The sheer lyrical beauty of this book always takes my breath away. When I first read this book, I was - "This is like descriptive writing with a plot!" Shadow of Ombria is the book whose plot is the most easily followed out of all the McKillip books I've read so far, although The Forests of Serre has some heartbreakingly beautiful lines, and because any writer who knows "the wordless, wild language of the heart" will always have a place in mine.
As long as I'm on the subject of memes, I saw the icon one go round ranchelle and la_muerta, and decided I wanted to fill my own icons in and create new categories,
londonmark has an utterly fascinating site in which he discusses smoking in a manner which makes me laugh hysterically, writes Spider-man 2 parodies and pretty interesting stories. He did a lovely Matrix parody:
Hey, at least you got into the Lord of the Rings Franchise as well!
And Persephone's all, If I don't get to kiss Keanu, then the whole film ends right here, right now.
Also, this reminded me of nescienx and aingeal_isilme:
The Oracle: So you've come back, Neo.
Neo: You knew I would.
The Oracle: Yes, I did. Cookie?</center>
But the deleted scene (the links are on the right hand bar of his site, although he doesn't link every parody he does, like the Spider-man 2 one) that cracked me up the most was this one. The one where Harry Osborn goes,
Deleted Scene 4
Dr Octopus: Your dad died around the same time that no-one saw the Green Goblin any more?
Dr Octopus: You never see Peter Parker and Spider-Man in the same room at the same time?
Dr Octopus: Spider-Man is incredibly interested in Mary Jane Watson, whom the Green Goblin captures and whom Peter loves?
Harry: Check on all three there.
Dr Octopus: Do the math, bonehead.
Harry: You mean… it can't be… my father was Spider-Man?
Dr Octopus: Try again.
Harry: Peter was the Green Goblin?
Dr Octopus: Third time's the charm.
Harry: My dad was the Green Goblin?"
And for insane reasons I loved it when Harry was acting like a lawyer. *smirks*
And because I spend too much time paying attention to smokers for nefarious purposes nowadays, here's what he said about smoking. I especially liked it when he said
londonmark: "What the hell is all this rubbish about the fact that you can't smoke in a bloody pub in the States? I mean, what? What? You're joking, right? No, come on, really. Really? For fu… … okay, okay, I'll just pop outside with my beer and have a quick fag. No, that's what we call them in the UK, Mr Comedian. I'm sorry, could you repeat that? I can't drink on the street? So I can't smoke inside or drink outside? Are you trying to kill me?
There is often a common bond between smokers, other than lung cancer. Most of us are the most shameless moochers the world has ever seen. "Can I borrow a cigarette?" is rapidly becoming the nation's most-uttered phrase, other than "Oh my God, you're married", "It's not you, it's me", "I'm sure it happens to a lot of men" or "There were delays on the Northern line".
Even more annoying that being asked if they can "borrow" a cigarette is when people, invariably beggars, ask if they can "buy" a cigarette. Let's do some elementary maths: a pack of twenty Marlboro Mediums costs about £4.60 from Sainsbury's. Therefore each cigarette costs precisely 23p. That doesn't sound too unreasonable. Except that they don't bloody well sell them individually, do they? You can't go up to the counter and ask for 14 cigarettes. You buy them in packs of ten, packs of twenty or not at all. Now sod off.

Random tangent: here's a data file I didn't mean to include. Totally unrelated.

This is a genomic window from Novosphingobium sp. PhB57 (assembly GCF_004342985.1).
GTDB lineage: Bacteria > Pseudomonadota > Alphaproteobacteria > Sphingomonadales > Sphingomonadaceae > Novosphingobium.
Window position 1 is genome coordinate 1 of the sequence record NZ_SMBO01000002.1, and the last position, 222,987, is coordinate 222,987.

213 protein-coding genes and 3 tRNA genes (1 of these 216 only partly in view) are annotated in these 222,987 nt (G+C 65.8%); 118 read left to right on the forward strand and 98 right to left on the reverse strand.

There is absolutely no fear induced in any English pub that the bar staff will steal the ashtray from you. In most places, it's easier to sell your soul to Satan than it is to get them to clear out the ashtray." It's especially useful if anyone's writing comicverse! John Constantine, although at the moment I am clearly doing no such thing myself.
He also has a lovely piece on song lyrics and why we use them to say the words we can't. He has a lovely :
"Quoting someone else's thoughts and words makes it easier to express ourselves coherently, but also allows a certain remove from what we're saying. Maybe that's why more people make compilation CDs for the object of their affections than write original poetry for them: it's less exposing to use the art of others to convey our message than to bare our own hearts."
Because arrch, moonythestrals and kannazuki indulge me hopelessly,
kannazuki indulges me. Lots.
All canon Hellblazer fans, do not click this link. Do not. In fact, everyone else who likes Hellblazer or Constantine should not click this link either.
Chris: *writes fic that makes John and Chas have half-angel kitten babies*
Sena: what, everytime they have sex, the devil creates one of those..angel cats?
Chris: kinda like the reverse of, "every time you write a bad fic, God kills a kitten. Please think of the kittens."
Sena: hence the devil's creating some gross thing. To. Yanno. Counteract.
Chris: omg I was thinking of WORSE. "Chas?" "Shut the fuck up, John." "Suit yourself." "We're going to have /kittens/, John." "/We/."
Sena: either that..or..angels hiccup up kittens or something.
Kitten: ...Pops to life. O_O
Chris: DID ANYONE TELL YOU YOU ARE PERFECT?
Sena: John: Sitting in a pile of kittens--no wait, IS a pile of kittens. >\ "DRINK SOME WATER OR DO SOMETHING ABOUT THAT HICCUPING!"
Chas: ..X_X I'm trying--Hiccups *mew* Dies.
Chas: Is leaving a trail of dazed kittens as he staggers to the bathroom.
John: Resigned to using a broom to sweep the squirming fur balls aside. gently.
Chris: this is Satan's punishment for running off with a cabdriver angel, John. Fathering endless balls of cute.
Sena: Chas: Hiccups. Gulps at water. A wet kitten stares up at him. Oxo
Chris: *sudden image of John DRYING the kitten because it won't stop mewing* *LOOKING VERY ANNOYED*
Sena: John: tries counting the squirming balls--notes that HE SHOULD've never had sex with an angel alskdjls stupid hormones, bloody libido.
Chris: Also he knows he'd do it all over again if given the chance - maybe. XD
OMG I CAN SEE THEM ARGUING ABOUT HOW TO NAME THE KIDS
John wants to name them demonic names to piss off all the demons
Chas wants to name them after angels for the same reason
problem solved by them having enough kittens to do both
I will post serious fic to make up for this lapse in sanity. Wait, what sanity...